Judith Kennedy - posted on 02/11/2009 ( 2 moms have responded )
How High Fructose Corn Syrup is made and then metabolized.
High-fructose corn syrup (HFCS) is produced by processing corn starch to yield glucose, and then processing the glucose to produce a high percentage of fructose. But there is a little more to it. This is the modus operandi of the food conglomerates--break down commodities into their basic components and then put them back together again as processed food. Read further.
1.Specific amino acids in the enzyme alpha-amylase are genetically modified and either changed or replaced so the enzyme's "backbone" won't break down or unfold.
2.Alpha-amylase is industrially produced by a bacterium, usually Bacillus sp. It is purified and then shipped to HFCS manufacturers.
3.Cornstarch is treated with alpha-amylase to produce shorter chains of sugars called polysaccharides.
4.Unlike alpha-amylase, glucoamylase is produced by Aspergillus, a fungus, in a fermentation vat where one would likely see little balls of Aspergillus floating on the top.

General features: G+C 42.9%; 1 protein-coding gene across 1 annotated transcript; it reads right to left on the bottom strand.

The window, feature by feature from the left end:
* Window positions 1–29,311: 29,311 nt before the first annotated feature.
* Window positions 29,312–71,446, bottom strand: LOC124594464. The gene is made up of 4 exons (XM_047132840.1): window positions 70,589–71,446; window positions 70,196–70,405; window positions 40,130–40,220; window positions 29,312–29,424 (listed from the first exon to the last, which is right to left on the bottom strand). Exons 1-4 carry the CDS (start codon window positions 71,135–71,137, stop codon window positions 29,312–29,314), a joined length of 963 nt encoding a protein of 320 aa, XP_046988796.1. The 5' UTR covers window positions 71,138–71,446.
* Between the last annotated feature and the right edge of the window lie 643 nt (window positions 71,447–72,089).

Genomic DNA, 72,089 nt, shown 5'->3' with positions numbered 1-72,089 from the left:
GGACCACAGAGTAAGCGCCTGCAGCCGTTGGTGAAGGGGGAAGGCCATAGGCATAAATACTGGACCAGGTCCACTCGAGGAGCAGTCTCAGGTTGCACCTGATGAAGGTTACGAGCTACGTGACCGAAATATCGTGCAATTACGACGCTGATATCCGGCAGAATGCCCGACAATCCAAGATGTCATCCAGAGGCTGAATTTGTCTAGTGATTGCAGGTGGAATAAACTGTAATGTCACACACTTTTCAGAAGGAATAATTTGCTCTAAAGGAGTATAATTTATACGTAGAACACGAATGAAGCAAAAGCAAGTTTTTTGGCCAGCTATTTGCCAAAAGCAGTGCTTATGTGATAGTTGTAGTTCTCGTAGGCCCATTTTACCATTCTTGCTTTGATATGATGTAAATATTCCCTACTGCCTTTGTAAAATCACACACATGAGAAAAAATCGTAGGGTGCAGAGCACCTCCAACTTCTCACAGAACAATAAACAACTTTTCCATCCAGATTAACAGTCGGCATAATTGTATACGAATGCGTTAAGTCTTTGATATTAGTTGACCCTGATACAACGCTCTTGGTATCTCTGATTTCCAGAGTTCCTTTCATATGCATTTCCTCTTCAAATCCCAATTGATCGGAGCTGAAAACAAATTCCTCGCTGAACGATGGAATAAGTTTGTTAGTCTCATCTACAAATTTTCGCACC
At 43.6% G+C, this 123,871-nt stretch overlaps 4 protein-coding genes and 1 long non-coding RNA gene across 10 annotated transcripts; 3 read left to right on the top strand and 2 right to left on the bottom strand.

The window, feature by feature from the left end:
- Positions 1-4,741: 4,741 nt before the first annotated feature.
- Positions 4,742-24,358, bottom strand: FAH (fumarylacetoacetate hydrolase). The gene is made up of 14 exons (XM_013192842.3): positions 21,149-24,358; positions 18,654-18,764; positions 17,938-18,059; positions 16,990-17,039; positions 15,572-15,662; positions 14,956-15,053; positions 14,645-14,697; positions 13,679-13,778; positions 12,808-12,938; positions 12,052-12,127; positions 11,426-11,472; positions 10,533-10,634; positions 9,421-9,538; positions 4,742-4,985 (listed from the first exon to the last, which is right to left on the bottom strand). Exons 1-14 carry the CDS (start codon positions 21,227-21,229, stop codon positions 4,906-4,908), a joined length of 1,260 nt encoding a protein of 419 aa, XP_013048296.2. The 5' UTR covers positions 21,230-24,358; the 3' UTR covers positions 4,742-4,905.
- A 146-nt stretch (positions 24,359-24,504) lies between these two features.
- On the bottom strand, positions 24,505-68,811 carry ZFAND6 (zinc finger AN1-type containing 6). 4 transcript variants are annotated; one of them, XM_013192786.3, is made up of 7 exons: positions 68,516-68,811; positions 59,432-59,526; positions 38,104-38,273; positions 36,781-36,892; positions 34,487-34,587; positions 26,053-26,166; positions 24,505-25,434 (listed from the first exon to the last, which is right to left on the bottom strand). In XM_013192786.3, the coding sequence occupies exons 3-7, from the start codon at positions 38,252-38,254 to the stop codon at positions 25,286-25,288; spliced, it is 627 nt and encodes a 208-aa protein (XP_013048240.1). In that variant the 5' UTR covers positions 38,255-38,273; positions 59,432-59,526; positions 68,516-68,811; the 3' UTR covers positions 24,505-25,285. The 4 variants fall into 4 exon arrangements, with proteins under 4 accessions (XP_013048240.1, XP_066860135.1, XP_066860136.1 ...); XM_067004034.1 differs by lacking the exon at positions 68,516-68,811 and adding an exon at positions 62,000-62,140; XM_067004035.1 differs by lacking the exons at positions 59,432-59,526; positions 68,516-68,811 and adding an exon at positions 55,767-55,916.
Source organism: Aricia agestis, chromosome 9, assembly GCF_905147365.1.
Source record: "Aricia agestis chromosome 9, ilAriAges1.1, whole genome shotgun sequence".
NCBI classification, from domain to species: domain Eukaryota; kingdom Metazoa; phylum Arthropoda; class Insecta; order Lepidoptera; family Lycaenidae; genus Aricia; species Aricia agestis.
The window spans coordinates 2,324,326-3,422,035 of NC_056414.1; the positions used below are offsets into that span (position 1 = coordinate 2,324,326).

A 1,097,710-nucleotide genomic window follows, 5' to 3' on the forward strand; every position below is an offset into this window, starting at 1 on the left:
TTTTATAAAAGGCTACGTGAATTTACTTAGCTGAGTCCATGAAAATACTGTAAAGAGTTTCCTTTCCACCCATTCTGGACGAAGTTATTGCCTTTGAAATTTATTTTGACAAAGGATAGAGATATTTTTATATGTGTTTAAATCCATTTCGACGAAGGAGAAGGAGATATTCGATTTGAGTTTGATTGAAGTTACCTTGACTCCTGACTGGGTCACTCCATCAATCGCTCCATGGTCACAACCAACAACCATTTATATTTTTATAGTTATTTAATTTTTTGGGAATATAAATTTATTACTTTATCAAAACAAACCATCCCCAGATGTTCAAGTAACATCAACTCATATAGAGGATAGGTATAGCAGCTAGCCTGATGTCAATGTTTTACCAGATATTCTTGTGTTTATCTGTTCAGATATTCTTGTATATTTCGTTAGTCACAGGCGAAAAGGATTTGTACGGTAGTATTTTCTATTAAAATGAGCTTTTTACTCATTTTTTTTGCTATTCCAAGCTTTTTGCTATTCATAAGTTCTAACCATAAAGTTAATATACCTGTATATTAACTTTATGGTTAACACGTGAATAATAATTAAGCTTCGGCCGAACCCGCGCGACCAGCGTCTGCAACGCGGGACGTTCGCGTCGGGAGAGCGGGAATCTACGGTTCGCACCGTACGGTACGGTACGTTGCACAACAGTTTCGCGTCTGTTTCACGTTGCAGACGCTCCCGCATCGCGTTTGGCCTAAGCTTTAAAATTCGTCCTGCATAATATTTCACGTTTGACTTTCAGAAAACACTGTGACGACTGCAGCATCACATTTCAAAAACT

5.Next, the enzyme called glucoamylase breaks the sugar chains down even further to yield the simple sugar glucose.
6.Again, specific amino acids in another enzyme, glucose-isomerase, are genetically modified and either changed or replaced so the enzyme's "backbone" won't break down or unfold.
7.While alpha-amylase and glucoamylase are added directly to the slurry, pricey glucose-isomerase is packed into columns and the sugar mixture is then passed over it. This third enzyme, converts glucose to a mixture of about 42 percent fructose and 50-52 percent glucose with some other sugars mixed in.
8.A liquid chromatography step takes the mixture to 90 percent fructose.
9.Finally, this is back-blended with the original mixture to yield a final concentration of about 55 percent fructose--what the industry calls high fructose corn syrup.
"The medical profession thinks fructose is better for diabetics than sugar," says Dr. Meira Field of the USDA, "but every cell in the body can metabolize glucose. However, all fructose must be metabolized in the liver. The livers of a study (giving some rats glucose and some fructose) using rats on the high fructose diet looked like the livers of alcoholics, plugged with fat and cirrhotic."